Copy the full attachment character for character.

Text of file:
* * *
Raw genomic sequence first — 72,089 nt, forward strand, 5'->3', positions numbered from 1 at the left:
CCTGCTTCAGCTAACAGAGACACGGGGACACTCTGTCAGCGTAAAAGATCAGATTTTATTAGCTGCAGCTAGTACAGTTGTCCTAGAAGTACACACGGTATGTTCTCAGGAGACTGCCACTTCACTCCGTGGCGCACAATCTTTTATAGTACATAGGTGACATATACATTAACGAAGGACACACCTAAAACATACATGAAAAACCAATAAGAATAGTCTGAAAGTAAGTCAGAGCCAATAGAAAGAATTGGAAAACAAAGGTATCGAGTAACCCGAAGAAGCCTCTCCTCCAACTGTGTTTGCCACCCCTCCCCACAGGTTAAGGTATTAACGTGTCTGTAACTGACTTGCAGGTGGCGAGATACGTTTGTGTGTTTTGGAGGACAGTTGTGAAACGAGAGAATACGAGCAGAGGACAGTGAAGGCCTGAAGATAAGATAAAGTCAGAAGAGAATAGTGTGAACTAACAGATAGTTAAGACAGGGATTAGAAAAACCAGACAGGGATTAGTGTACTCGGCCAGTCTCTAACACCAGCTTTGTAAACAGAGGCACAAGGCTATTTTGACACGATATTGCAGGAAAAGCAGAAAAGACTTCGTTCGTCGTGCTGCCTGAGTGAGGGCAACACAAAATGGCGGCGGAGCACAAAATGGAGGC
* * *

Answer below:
Raw genomic sequence first — 72,089 nt, forward strand, 5'->3', positions numbered from 1 at the left:
CCTGCTTCAGCTAACAGAGACACGGGGACACTCTGTCAGCGTAAAAGATCAGATTTTATTAGCTGCAGCTAGTACAGTTGTCCTAGAAGTACACACGGTATGTTCTCAGGAGACTGCCACTTCACTCCGTGGCGCACAATCTTTTATAGTACATAGGTGACATATACATTAACGAAGGACACACCTAAAACATACATGAAAAACCAATAAGAATAGTCTGAAAGTAAGTCAGAGCCAATAGAAAGAATTGGAAAACAAAGGTATCGAGTAACCCGAAGAAGCCTCTCCTCCAACTGTGTTTGCCACCCCTCCCCACAGGTTAAGGTATTAACGTGTCTGTAACTGACTTGCAGGTGGCGAGATACGTTTGTGTGTTTTGGAGGACAGTTGTGAAACGAGAGAATACGAGCAGAGGACAGTGAAGGCCTGAAGATAAGATAAAGTCAGAAGAGAATAGTGTGAACTAACAGATAGTTAAGACAGGGATTAGAAAAACCAGACAGGGATTAGTGTACTCGGCCAGTCTCTAACACCAGCTTTGTAAACAGAGGCACAAGGCTATTTTGACACGATATTGCAGGAAAAGCAGAAAAGACTTCGTTCGTCGTGCTGCCTGAGTGAGGGCAACACAAAATGGCGGCGGAGCACAAAATGGAGGC